AngularJS retrieves each project with it’s captured screenshot urls to display them in a Bootstrap carousel.
TODO: Create videos from the screenshots and upload to youtube.
This is an open source project, so feel free to fork and send pull requests.
req.uest.info is an open source online debugging tool for capturing and displaying requests from clients in JSON without the need for a server, built using Node, MongoDB, Express, Angular & Socket.io.
The demo http://submit-request.herokuapp.com/ is currently hosted on Heroku. Simply set your form or application submit url to http://submit-request.herokuapp.com/submit/ and view the submission data.
When a REST request is made to /submit url the node express route/handler re-transmits/pushes the data to all connected clients using socket.io emit.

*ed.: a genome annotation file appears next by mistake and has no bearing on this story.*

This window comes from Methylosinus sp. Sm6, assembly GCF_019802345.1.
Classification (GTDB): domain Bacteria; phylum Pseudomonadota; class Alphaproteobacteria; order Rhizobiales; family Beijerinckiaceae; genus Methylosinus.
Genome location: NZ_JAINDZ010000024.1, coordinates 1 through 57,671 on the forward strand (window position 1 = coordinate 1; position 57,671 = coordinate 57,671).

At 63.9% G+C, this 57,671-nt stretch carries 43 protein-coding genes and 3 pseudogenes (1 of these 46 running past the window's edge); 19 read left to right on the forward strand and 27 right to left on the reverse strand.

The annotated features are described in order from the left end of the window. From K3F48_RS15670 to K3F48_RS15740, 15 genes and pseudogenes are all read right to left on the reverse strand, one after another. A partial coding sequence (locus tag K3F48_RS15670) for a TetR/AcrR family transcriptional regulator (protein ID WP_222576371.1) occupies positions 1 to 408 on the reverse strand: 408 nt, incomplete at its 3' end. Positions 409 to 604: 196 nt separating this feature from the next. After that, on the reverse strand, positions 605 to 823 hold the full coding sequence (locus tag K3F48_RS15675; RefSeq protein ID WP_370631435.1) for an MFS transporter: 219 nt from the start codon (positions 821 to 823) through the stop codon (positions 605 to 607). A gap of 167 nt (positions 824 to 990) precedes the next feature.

This message is handled on the client side by the angular socket.io service.
On row click, the data is passed through a json syntax highlighter and displayed.
TODO: Currently requests are visible to all by default, I’m working on allowing logged in users to make private requests from a set of IP addresses. The user authenticating and IP address management is already implemented using MongoDB and passport.js. What’s left is to search for the ip address when a request arrives, then if a match is found, send the request only to the users connected client. (ip address of each logged in client will have to be stored with their socket connection).
Feel free give feedback in the comments below or to submit a pull request/fork.
When a story is ‘done’ and ‘on the bus’, it’s expected to stay that way until go live. When working in a large team that share a code base, it’s common to break each others stuff.
Automated regression testing has long existed in most applications but for many web sites because it’s impossible to write tests to verify if a website was being displayed correctly. Today opensource tools like Wraith, Huxley, PhantomCSS, PhotoBox etc solve this issue using screencapture comparison techneques.